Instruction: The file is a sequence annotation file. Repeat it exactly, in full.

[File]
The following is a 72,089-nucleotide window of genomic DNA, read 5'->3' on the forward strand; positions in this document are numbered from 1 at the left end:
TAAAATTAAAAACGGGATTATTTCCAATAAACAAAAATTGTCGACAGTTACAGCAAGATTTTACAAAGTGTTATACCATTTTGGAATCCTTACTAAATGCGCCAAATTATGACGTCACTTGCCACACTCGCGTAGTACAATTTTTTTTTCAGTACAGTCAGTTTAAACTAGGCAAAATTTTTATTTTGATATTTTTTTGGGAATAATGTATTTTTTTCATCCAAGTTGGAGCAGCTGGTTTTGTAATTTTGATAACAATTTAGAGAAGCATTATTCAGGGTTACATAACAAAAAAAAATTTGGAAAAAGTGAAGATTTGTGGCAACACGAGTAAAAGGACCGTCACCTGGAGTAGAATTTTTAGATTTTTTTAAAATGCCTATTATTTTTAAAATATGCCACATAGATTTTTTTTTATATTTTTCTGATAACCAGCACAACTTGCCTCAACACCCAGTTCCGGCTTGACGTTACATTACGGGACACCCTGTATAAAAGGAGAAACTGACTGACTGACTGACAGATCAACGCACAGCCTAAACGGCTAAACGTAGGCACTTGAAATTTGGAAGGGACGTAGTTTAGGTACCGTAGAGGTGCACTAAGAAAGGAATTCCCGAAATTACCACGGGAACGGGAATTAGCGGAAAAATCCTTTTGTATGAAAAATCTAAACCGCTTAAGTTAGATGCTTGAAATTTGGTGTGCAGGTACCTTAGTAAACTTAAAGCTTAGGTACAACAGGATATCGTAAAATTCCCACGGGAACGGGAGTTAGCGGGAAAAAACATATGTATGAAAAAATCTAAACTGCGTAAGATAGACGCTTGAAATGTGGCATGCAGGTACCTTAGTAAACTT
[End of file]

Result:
The following is a 72,089-nucleotide window of genomic DNA, read 5'->3' on the forward strand; positions in this document are numbered from 1 at the left end:
TAAAATTAAAAACGGGATTATTTCCAATAAACAAAAATTGTCGACAGTTACAGCAAGATTTTACAAAGTGTTATACCATTTTGGAATCCTTACTAAATGCGCCAAATTATGACGTCACTTGCCACACTCGCGTAGTACAATTTTTTTTTCAGTACAGTCAGTTTAAACTAGGCAAAATTTTTATTTTGATATTTTTTTGGGAATAATGTATTTTTTTCATCCAAGTTGGAGCAGCTGGTTTTGTAATTTTGATAACAATTTAGAGAAGCATTATTCAGGGTTACATAACAAAAAAAAATTTGGAAAAAGTGAAGATTTGTGGCAACACGAGTAAAAGGACCGTCACCTGGAGTAGAATTTTTAGATTTTTTTAAAATGCCTATTATTTTTAAAATATGCCACATAGATTTTTTTTTATATTTTTCTGATAACCAGCACAACTTGCCTCAACACCCAGTTCCGGCTTGACGTTACATTACGGGACACCCTGTATAAAAGGAGAAACTGACTGACTGACTGACAGATCAACGCACAGCCTAAACGGCTAAACGTAGGCACTTGAAATTTGGAAGGGACGTAGTTTAGGTACCGTAGAGGTGCACTAAGAAAGGAATTCCCGAAATTACCACGGGAACGGGAATTAGCGGAAAAATCCTTTTGTATGAAAAATCTAAACCGCTTAAGTTAGATGCTTGAAATTTGGTGTGCAGGTACCTTAGTAAACTTAAAGCTTAGGTACAACAGGATATCGTAAAATTCCCACGGGAACGGGAGTTAGCGGGAAAAAACATATGTATGAAAAAATCTAAACTGCGTAAGATAGACGCTTGAAATGTGGCATGCAGGTACCTTAGTAAACTT